There are several treatment options available for prolapse of the uterus (womb). Which treatment is used depends on:
- the degree of the prolapse (for more information about degrees of prolapse (see Prolapse of the uterus - introduction)
- how severe your symptoms are
- your age and health
- whether you are planning to have children in the future
Self care advice
You will not need to have treatment if your prolapse is mild to moderate and not causing any pain or discomfort. There are ways to improve the condition, prevent it worsening and make you more comfortable.
You should avoid standing for long periods of time. Eat a high-fibre diet with plenty of fresh fruit, vegetables and wholegrain bread and cereal. This will prevent constipation and reduce straining when going to the toilet.
If you are overweight, losing weight may resolve or reduce your symptoms. .
Pelvic floor exercises
Your pelvic floor muscles are the muscles that you use to control the flow of urine from your bladder. They surround the bladder and the tube that carries urine from the bladder to outside the body (urethra).
Having weak or damaged pelvic floor muscles can make a prolapse more likely. If you have a mild prolapse, doing pelvic floor exercises may help to support your prolapse.
Pelvic floor exercises are also used to treat urinary incontinence (when you leak urine), so they can be useful if this is one of your symptoms. Read more about treating urinary incontinence.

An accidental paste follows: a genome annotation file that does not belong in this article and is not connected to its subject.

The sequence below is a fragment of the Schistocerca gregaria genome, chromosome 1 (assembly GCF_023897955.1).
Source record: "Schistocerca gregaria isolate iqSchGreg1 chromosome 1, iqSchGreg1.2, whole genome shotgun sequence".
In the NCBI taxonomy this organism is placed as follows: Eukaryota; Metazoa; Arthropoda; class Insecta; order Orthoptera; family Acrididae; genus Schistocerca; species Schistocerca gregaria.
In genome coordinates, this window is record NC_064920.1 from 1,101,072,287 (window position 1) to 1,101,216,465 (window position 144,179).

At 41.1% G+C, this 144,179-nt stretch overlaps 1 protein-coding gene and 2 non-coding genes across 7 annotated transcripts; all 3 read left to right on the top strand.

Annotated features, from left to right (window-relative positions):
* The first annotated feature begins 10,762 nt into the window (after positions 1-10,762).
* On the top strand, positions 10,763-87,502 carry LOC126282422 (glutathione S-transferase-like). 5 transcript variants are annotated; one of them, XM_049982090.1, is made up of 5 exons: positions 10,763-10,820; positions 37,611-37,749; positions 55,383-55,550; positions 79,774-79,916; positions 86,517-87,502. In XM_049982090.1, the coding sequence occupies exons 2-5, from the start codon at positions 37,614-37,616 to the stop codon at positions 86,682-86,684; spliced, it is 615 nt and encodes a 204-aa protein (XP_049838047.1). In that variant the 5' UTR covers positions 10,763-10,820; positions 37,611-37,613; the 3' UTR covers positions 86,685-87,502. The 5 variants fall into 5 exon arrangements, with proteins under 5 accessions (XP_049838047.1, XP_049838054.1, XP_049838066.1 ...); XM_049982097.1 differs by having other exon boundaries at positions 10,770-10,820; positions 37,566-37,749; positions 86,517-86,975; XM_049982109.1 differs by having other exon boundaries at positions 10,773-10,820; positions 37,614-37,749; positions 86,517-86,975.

Your doctor may refer you to a physiotherapist who will be able to teach you how to do pelvic floor exercises. It may take a few months before you notice any improvement.
Hormone replacement therapy (HRT)
If you are going through the menopause, you may benefit from hormone replacement therapy (HRT). The menopause is where a woman's monthly periods stop, which usually occurs at around 52 years of age.
After the menopause, your levels of the hormones oestrogen and progesterone will start to fall. It is possible that the lack of oestrogen weakens the tissues in your pelvis, which leads to the prolapse.
Taking HRT will increase your levels of oestrogen, which may help to strengthen the vaginal walls and pelvic floor muscles and tissues. Read more about HRT, including who can use it and how it is taken.
Oestrogen is available as:
- a cream that you apply to your vagina